The second item provided to BANG is a Notice of Lodging Privilege Log, which states that a confidential privilege log of documents protected from disclosure due to attorney-client or attorney-work product privilege has been lodged with the court: https://drive.google.com/file/d/0B6mS2O1_NKceWlhqcUdqVW1UUDQ/edit?usp=sharing. It does not include Exhibit A, which is the list of documents being withheld.

Interestingly, the district did not list the letter that was sent home to Woodside Elementary parents when Martin was placed on his leave of absence. It is difficult to imagine how that letter could be construed to be subject to attorney-client privilege or attorney-client work product.

Do you agree with the district’s decision to list only two e-mails as potentially responsive to BANG’s Public Records Act request and to keep the list of “confidential privilege” documents provided to the court secret?

Posted on Friday, April 4th, 2014
Under: Mt. Diablo school district | 77 Comments »

MDUSD board to meet tonight with Concord City Council

The Mt. Diablo school board will hold a joint meeting tonight with the Concord City Council to discuss issues of mutual interest.

The meeting is at 6:30 p.m. in the district office board room at 1936 Carlotta Drive in Concord. The public is invited to comment on items on the agenda, which include:

A Local Control Accountability Plan (LCAP) presentation by MDUSD Superintendent Dr. Nellie Meyer.

An oral presentation regarding the Family Justice Center by Concord Police Chief Guy Swanger.

An information exchange between the school board and city council including updates on items of mutual interest and a discussion of partnerships and other areas of cooperation. Discussion items may include: district enrollment, student achievement, Common Core State Standards, development and educational opportunities for high school students, school/community safety, shared fields, updates on current and planned improvement projects, MDEA Second Annual Academy Awards and the communication between the district and city council. No formal action will be taken.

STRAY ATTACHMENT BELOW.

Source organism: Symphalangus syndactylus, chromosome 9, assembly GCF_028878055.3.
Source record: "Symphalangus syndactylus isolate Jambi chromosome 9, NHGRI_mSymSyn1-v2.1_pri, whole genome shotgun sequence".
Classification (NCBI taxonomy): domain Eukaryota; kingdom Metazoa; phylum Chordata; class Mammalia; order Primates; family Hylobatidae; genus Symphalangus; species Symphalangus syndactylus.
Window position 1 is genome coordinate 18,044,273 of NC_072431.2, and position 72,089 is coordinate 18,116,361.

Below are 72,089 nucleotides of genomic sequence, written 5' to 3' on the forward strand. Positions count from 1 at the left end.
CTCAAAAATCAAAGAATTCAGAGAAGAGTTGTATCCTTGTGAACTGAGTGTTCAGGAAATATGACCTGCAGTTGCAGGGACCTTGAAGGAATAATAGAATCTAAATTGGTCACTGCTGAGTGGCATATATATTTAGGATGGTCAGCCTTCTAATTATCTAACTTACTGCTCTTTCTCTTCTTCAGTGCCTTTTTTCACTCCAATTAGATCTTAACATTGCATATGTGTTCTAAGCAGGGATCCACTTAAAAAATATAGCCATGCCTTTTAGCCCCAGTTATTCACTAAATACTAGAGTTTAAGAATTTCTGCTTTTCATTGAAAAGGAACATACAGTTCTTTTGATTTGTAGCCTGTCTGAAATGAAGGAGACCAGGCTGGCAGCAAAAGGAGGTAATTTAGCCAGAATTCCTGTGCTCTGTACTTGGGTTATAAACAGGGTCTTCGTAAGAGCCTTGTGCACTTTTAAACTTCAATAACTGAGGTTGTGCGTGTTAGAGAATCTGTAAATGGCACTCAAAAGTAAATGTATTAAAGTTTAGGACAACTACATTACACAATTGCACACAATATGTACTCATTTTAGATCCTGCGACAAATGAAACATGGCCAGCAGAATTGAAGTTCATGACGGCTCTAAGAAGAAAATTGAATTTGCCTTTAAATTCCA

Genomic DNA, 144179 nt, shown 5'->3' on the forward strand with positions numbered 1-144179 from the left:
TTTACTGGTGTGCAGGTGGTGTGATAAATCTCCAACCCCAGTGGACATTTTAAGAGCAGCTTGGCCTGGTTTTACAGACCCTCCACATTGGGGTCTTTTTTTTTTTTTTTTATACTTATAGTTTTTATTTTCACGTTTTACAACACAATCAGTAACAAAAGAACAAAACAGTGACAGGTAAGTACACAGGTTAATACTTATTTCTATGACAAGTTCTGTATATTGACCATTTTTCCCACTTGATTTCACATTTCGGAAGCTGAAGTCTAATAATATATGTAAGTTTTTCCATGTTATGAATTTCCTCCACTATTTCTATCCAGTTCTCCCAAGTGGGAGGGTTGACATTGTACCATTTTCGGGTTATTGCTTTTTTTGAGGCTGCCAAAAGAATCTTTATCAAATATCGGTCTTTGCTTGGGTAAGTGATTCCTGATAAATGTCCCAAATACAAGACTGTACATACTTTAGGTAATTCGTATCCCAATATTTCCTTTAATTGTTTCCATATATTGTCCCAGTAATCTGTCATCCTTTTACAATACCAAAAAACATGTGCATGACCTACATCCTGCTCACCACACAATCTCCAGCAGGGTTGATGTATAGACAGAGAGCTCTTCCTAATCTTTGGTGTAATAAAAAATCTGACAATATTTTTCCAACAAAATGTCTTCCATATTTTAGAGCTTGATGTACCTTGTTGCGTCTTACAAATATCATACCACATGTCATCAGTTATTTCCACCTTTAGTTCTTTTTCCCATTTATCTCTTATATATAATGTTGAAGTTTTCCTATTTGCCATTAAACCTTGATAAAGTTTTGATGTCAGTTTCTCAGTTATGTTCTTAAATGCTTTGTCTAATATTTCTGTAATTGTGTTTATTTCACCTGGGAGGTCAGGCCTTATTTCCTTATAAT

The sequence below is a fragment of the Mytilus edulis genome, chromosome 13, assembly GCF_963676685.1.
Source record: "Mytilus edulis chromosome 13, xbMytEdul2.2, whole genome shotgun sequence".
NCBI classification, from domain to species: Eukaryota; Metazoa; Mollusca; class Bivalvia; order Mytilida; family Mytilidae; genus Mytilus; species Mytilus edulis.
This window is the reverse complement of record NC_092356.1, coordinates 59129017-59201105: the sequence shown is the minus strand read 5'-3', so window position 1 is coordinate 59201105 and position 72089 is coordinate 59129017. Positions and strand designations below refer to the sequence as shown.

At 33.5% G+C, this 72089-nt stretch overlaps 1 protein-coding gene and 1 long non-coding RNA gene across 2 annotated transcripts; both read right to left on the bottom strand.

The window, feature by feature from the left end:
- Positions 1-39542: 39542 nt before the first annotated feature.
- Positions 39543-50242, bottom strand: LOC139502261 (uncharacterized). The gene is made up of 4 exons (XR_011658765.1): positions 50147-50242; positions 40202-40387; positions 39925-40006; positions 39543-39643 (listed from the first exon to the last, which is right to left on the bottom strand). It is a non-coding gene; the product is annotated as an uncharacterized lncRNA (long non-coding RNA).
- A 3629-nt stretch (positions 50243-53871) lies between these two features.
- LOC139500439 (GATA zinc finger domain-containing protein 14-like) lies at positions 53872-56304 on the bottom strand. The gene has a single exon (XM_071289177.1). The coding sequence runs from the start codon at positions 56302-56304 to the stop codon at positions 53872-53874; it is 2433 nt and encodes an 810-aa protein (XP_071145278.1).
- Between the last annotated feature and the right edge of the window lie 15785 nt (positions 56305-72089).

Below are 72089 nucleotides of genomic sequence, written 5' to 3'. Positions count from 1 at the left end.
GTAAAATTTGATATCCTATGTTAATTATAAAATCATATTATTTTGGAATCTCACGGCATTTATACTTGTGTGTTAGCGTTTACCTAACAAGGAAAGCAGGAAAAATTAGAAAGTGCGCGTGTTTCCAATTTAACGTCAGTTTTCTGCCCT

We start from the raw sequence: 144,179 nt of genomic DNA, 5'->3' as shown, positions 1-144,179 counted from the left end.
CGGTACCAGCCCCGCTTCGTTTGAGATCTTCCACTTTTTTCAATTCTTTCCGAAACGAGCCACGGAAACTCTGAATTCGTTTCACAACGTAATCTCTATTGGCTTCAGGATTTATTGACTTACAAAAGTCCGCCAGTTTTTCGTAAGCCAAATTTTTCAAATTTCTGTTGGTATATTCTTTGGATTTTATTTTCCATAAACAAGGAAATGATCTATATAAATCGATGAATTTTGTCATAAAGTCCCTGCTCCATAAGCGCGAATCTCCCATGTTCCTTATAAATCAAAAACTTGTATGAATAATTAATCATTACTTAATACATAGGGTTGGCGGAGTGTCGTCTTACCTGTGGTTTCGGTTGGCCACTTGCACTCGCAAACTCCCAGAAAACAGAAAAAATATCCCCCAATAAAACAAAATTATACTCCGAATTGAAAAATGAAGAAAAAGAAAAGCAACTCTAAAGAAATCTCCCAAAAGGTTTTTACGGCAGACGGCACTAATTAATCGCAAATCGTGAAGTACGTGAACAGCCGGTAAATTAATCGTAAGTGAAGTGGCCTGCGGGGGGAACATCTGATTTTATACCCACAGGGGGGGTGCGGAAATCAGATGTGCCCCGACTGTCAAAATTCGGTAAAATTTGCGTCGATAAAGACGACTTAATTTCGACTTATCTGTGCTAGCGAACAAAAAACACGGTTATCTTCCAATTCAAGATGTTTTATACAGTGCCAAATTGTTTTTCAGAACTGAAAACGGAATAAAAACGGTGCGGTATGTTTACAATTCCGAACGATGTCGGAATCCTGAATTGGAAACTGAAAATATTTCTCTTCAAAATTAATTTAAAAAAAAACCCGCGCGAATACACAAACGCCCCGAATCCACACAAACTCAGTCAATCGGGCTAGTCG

Here is a link to the agenda, which didn’t show up on the district’s web site home page until today: http://www.mdusd.org/boe/Documents/agendas/2014/04-02-14.pdf

Because the media was not notified in advance of this meeting, I was unaware of it until this morning, so was unable to inform the public about it in today’s Contra Costa Times.

Other items of interest that could be discussed include Clayton Valley High’s expansion plans and De La Salle’s planned middle school academy in Concord.

Do you believe the district adequately informed the community about this meeting?

Posted on Wednesday, April 2nd, 2014
Under: Concord, Education, Mt. Diablo school district | 12 Comments »

Northgate HS music student seeks support for Eagle Scout project refurbishing music stands for Foothill Middle School

A Northgate HS senior is seeking donations for his Eagle Scout project to refurbish instrumental music stands at Foothill MS in Walnut Creek. Here is his statement asking for community support:

“I’m Matthew Assily, a senior at Northgate High School. I have been involved in instrumental music in the Mount Diablo Unified School District since fourth grade, and am heavily involved in the music program at Northgate.

I am also a Life Scout in Boy Scout Troop 494. For my Eagle Scout project, I am refurbishing the music stands at Foothill Middle School, which includes painting them and stenciling ‘FMS’ onto them for ease of use in the future. In order to carry out this refurbishment, I need to raise funds for tools and supplies.

If you are so inclined, I am looking for voluntary donations of between $5 and $10 to go towards the paint and the safety equipment required for the project. Donations can be sent to Matthew Assily, c/o John Assily, 3240 Stone Valley Road West, Alamo, CA 94507 and checks can be made out to Matthew Assily. I will send you a receipt for your donation. Any funds raised beyond the required money for the project will be given to the Foothill Middle School Instrumental Music program.

If you have any questions, please feel free to contact me at mjassily@aol.com. Thank you so much for your contribution and for supporting instrumental music in the Mount Diablo Unified School District!”

Here is a video clip of Assily (second from left) playing “Almost Tango” by Gianfranco Gioia with his classmates Eric Nakanishi, Massimius Watson and Ben Lugten: http://www.tout.com/m/0aaowr

Posted on Wednesday, April 2nd, 2014
Under: Education, Mt. Diablo school district, Music | No Comments »